On Wednesday Apple issued invitations for an 16 October event with the intriguing tease, “It’s been way too long.” Who could resist such a tempting summons to speculate on exactly what Apple has withheld for way too long? I count five.
New Apple TV
The last time we saw a new Apple TV was 7 March, 2012, and other than its adoption of 1080p video, it was essentially the same Apple TV released in 2010. Apple has certainly added a wealth of content and features to the device but the box itself has been static for way too long. What better candidate for a serious update?
Back in June I proposed the idea that the Apple TV would serve as a HomeKit hub and my conviction that this be so hasn’t wavered. For reasons of both convenience and privacy it makes sense that an always-on Apple TV should be the traffic cop for any communication between your home tech and the outside world.
The perfect Apple TV would also be one that finally delivers on the promise of cable cutting. Many of us are tied to expensive cable and satellite subscriptions that require we pay for channels we never watch. This is far more about content deals than technology, but the success of Apple TV depends on both. I would love to see an Apple exec step on stage with a hefty set of hedge clippers and announce that access to the major networks is a simple a la carte order away.
New Mac mini
Another device last revved in 2012, the Mac mini has also seen only incremental changes in the last several years. Currently, if you want a display-less Mac you have just two choices – the awe-inspiring-but-expensive Mac Pro and the dainty-but-kind-of-underpowered Mac mini. No one expects the Mac Pro to be offered in a lite version so it’s up to the Mac mini to help narrow the gap between the two.
Each of today’s Mac mini models carry 5400-rpm hard drives. Spinning drives are so yesterday so let’s start by replacing them with SSDs. Retina displays are increasingly all the rage so a better graphics card is also needed. 4GB of RAM was generous at one time, but it no longer is. 8GB as part of the base system, please.
4K Thunderbolt Display
In 2013 Apple wowed the world with the new Mac Pro. This powerhouse Mac can drive up to three 4K displays simultaneously. And yet you can’t buy such a display that bears the Apple logo. Among professionals who can afford and make best use of the Mac Pro, a year is way too long to wait for a just-as-professional Apple display.
Retina displays everywhere
While we’re on the subject of higher-resolution displays, it’s time for Apple to make Retina displays the default on all its display-bearing Macs. It’s said that OS X Yosemite will look its very best on a Retina display, yet current iMacs and MacBook Airs still house lower-resolution displays. Adding a Retina display to an iMac is simply a matter of figuring out how to do it without pricing Apple’s most popular desktop computer out of reach of the common iMac buyer. The MacBook Air is a challenge not only because of cost, but also because of the kind of power such a display would require. Can Apple’s engineers find a way to cut other power requirements so that you could have an Air that won’t burn through a battery charge in a couple of hours? I hope so. It’s time.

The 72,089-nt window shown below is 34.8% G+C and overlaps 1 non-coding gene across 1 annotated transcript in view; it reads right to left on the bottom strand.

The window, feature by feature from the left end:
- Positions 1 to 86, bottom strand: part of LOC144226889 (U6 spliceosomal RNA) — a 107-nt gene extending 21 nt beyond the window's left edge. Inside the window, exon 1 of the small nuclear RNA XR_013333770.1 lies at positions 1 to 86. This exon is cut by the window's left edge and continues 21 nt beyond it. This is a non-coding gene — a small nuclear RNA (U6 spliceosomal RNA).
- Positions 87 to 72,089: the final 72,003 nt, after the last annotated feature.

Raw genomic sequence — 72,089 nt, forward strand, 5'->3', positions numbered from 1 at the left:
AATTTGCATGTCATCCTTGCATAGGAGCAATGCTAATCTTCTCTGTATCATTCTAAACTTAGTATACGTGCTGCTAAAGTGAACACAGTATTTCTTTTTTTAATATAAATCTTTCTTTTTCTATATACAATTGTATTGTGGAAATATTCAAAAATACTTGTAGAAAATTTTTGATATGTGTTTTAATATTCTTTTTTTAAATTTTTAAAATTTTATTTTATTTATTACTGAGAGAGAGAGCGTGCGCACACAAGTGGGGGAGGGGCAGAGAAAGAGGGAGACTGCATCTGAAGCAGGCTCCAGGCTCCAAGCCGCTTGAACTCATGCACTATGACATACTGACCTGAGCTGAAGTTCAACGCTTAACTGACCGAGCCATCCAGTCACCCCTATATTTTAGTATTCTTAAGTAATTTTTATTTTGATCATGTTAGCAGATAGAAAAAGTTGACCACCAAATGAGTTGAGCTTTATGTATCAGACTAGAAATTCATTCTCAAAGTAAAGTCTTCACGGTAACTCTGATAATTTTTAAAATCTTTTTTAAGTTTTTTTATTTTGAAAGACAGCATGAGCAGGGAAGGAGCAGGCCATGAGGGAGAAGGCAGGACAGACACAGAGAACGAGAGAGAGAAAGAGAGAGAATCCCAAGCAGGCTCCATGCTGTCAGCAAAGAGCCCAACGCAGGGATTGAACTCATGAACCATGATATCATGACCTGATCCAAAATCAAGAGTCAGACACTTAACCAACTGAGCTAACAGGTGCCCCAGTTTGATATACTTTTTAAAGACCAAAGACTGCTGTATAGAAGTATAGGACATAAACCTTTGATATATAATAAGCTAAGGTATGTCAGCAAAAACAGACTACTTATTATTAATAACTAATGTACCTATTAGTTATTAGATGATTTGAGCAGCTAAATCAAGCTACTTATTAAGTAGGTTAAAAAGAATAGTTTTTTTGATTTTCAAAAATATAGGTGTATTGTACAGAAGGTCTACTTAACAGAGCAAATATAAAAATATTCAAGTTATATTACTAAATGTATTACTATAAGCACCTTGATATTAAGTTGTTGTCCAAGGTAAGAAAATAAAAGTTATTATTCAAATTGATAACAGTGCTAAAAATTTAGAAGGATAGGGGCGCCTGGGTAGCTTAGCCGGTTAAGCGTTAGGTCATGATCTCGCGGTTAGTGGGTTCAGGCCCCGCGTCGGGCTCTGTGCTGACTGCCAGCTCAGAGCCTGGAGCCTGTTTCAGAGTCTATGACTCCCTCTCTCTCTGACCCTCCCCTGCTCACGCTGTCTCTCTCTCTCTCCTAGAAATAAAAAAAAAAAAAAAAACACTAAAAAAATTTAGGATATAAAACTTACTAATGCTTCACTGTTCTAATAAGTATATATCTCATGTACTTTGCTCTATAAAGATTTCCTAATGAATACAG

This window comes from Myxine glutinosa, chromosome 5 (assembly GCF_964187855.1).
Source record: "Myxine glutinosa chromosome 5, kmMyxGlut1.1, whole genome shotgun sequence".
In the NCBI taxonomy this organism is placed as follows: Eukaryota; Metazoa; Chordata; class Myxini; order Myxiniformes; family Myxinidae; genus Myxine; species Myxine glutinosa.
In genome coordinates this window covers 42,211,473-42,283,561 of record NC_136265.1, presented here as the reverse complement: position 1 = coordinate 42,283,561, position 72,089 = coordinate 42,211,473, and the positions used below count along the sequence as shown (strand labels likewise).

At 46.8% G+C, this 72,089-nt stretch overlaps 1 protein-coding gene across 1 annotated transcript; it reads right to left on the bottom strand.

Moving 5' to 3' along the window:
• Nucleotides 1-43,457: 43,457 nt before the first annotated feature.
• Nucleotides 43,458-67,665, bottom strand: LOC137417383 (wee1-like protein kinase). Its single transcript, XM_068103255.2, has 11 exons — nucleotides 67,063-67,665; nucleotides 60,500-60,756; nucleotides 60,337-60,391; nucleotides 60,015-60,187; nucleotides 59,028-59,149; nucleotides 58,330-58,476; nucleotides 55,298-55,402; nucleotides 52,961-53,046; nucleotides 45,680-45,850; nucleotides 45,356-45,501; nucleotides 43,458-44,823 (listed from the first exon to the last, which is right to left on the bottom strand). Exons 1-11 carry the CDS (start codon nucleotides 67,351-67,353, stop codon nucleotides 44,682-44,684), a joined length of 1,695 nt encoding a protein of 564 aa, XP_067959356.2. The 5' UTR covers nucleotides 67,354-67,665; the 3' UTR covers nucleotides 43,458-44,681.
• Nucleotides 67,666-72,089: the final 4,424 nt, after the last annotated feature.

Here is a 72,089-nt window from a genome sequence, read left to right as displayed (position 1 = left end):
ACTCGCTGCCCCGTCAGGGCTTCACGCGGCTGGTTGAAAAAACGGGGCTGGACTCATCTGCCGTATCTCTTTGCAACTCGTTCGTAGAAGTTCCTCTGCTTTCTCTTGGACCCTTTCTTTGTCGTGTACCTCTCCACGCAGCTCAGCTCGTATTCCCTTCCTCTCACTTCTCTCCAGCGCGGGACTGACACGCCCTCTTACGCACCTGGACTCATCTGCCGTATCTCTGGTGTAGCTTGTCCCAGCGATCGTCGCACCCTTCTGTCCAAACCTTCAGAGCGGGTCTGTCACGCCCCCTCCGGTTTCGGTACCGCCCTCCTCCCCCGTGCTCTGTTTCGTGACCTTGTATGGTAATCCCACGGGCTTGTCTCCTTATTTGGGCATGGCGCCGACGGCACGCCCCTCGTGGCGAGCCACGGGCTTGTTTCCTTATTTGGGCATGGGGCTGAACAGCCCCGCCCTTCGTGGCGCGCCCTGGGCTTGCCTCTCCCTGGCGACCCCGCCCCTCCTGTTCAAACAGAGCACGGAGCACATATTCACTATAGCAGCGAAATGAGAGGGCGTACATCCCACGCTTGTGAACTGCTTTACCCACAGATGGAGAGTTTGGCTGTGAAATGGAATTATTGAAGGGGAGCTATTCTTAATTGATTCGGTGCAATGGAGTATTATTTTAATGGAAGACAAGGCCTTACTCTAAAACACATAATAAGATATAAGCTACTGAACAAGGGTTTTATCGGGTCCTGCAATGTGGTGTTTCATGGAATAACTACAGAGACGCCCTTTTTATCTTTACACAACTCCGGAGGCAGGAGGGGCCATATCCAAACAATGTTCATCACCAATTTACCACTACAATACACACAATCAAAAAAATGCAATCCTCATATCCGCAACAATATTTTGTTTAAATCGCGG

Tell Carl Icahn to put a sock in it
In his latest open letter, billionaire Carl Icahn urged Apple to, among other things, build a 4K TV as well as a larger iPad with a keyboard and mouse, much like Microsoft’s not-flying-off-the-shelves Surface tablets. Having 53 million Apple shares would give anyone the idea that they can throw their weight around and advise Apple to create products that make no sense in its larger mission, but I would not be displeased to hear Tim Cook tell Icahn to ‘get out of this stock’ if he continues publicly pushing initiatives that have no chance of success.
While all five are possible, I believe that just three are truly practical – the new Apple TV, Mac mini and 4K Thunderbolt display. Much as I’d love to see Retina everywhere, there’s no question that the engineering around a Retina display MacBook Air would be very challenging, though if any company can manage it, it’s Apple. And Carl? A man can dream, can’t he?
Regardless of what Apple does, I’m sure that it will have been worth the wait. I’ll be watching right along with you.